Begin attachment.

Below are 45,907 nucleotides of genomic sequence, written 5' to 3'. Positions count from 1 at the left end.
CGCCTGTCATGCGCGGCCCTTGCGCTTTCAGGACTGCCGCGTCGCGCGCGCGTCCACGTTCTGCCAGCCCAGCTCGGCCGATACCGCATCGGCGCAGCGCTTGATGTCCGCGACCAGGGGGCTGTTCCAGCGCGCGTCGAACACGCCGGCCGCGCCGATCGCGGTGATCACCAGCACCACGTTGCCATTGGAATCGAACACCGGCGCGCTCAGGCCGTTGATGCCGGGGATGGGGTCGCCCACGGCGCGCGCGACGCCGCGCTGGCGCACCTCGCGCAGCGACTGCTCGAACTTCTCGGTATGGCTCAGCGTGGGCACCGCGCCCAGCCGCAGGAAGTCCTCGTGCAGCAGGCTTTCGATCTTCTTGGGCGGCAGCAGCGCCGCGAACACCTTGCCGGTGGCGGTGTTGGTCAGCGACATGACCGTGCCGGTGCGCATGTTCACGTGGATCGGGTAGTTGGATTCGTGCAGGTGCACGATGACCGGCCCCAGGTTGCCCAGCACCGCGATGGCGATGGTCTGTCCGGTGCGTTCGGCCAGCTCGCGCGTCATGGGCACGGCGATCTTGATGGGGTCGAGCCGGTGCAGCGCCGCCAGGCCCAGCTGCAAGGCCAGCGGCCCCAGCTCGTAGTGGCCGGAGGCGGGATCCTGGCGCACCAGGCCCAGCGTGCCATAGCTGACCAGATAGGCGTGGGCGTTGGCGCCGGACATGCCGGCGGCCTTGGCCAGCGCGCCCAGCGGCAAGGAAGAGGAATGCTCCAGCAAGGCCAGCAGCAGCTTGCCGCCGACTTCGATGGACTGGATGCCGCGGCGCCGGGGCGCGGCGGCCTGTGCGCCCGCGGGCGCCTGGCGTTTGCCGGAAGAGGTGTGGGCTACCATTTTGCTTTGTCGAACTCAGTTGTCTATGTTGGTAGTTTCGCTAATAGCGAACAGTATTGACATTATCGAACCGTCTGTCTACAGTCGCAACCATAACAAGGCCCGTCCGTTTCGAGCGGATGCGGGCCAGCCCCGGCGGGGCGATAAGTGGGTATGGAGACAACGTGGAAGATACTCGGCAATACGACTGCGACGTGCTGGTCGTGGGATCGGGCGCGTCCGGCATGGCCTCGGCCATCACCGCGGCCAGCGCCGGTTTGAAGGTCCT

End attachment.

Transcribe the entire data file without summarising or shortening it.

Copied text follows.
Below are 45,907 nucleotides of genomic sequence, written 5' to 3'. Positions count from 1 at the left end.
CGCCTGTCATGCGCGGCCCTTGCGCTTTCAGGACTGCCGCGTCGCGCGCGCGTCCACGTTCTGCCAGCCCAGCTCGGCCGATACCGCATCGGCGCAGCGCTTGATGTCCGCGACCAGGGGGCTGTTCCAGCGCGCGTCGAACACGCCGGCCGCGCCGATCGCGGTGATCACCAGCACCACGTTGCCATTGGAATCGAACACCGGCGCGCTCAGGCCGTTGATGCCGGGGATGGGGTCGCCCACGGCGCGCGCGACGCCGCGCTGGCGCACCTCGCGCAGCGACTGCTCGAACTTCTCGGTATGGCTCAGCGTGGGCACCGCGCCCAGCCGCAGGAAGTCCTCGTGCAGCAGGCTTTCGATCTTCTTGGGCGGCAGCAGCGCCGCGAACACCTTGCCGGTGGCGGTGTTGGTCAGCGACATGACCGTGCCGGTGCGCATGTTCACGTGGATCGGGTAGTTGGATTCGTGCAGGTGCACGATGACCGGCCCCAGGTTGCCCAGCACCGCGATGGCGATGGTCTGTCCGGTGCGTTCGGCCAGCTCGCGCGTCATGGGCACGGCGATCTTGATGGGGTCGAGCCGGTGCAGCGCCGCCAGGCCCAGCTGCAAGGCCAGCGGCCCCAGCTCGTAGTGGCCGGAGGCGGGATCCTGGCGCACCAGGCCCAGCGTGCCATAGCTGACCAGATAGGCGTGGGCGTTGGCGCCGGACATGCCGGCGGCCTTGGCCAGCGCGCCCAGCGGCAAGGAAGAGGAATGCTCCAGCAAGGCCAGCAGCAGCTTGCCGCCGACTTCGATGGACTGGATGCCGCGGCGCCGGGGCGCGGCGGCCTGTGCGCCCGCGGGCGCCTGGCGTTTGCCGGAAGAGGTGTGGGCTACCATTTTGCTTTGTCGAACTCAGTTGTCTATGTTGGTAGTTTCGCTAATAGCGAACAGTATTGACATTATCGAACCGTCTGTCTACAGTCGCAACCATAACAAGGCCCGTCCGTTTCGAGCGGATGCGGGCCAGCCCCGGCGGGGCGATAAGTGGGTATGGAGACAACGTGGAAGATACTCGGCAATACGACTGCGACGTGCTGGTCGTGGGATCGGGCGCGTCCGGCATGGCCTCGGCCATCACCGCGGCCAGCGCCGGTTTGAAGGTCCT